Strongyle infection

Veterinary advice should be sought before applying any treatment or vaccine.

Strongyle Infection

Bloodworms, Strongylosis

Strongyle nematodes from the Strongylida suborder, referred to often as "large strongyles", are one of the most significant gastrointestinal parasites in horses worldwide. The three most common large strongyles that affect horses are Strongylus edentatus, S. equinus, and S. vulgaris. While living inside of the horse's GI system, they will produce eggs that get passed from the horse via feces. While living in the feces, the eggs will start to develop and turn into infective third-stage larvae and contaminate the environment surrounding the feces. Either the same horse, or other horses that graze on the same pasture may ingest the larvae while grazing. Once ingested, the strongyle larvae migrate to specific organs within the horse's body; each strongyle species has a preference for specific organs. For example, S. vulgaris are usually found in the horse's vascular system, S. edentatus in the liver and retroperitoneum, and S. equinus in the liver and pancreas. Thromboembolic colic is caused by migration of larval stages of S. vulgaris.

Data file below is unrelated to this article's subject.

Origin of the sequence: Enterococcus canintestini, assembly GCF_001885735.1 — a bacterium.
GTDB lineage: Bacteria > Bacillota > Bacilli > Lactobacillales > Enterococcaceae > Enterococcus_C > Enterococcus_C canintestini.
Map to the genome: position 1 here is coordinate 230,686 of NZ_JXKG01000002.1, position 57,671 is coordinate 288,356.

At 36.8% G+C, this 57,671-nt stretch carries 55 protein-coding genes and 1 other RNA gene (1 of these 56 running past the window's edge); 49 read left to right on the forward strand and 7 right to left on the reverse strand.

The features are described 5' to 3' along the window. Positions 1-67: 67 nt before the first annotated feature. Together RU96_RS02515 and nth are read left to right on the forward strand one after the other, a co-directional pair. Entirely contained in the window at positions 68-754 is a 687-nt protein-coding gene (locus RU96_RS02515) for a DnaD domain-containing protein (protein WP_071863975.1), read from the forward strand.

Symptoms

Poor performance
Recurring colic
Dull or rough hair coat
Pot belly
Coughing
Lethargy
Diarrhea
Stunted growth
Weight loss
Death

Diagnosis

  • History
  • Fecal exam

Treatment

Deworming through the implementation of a barn-wide program. See Recommended Deworming Schedule

Scientific Research

General Overviews

Risk Factors

  • Not removing horse manures from pastures, especially in small paddocks and/or where horses may frequently be thrown hay to consume
  • Not conducting annual fecal testing
  • Multiple horses kept on the same pasture

Seasonality

WinterSpringSummerAutumn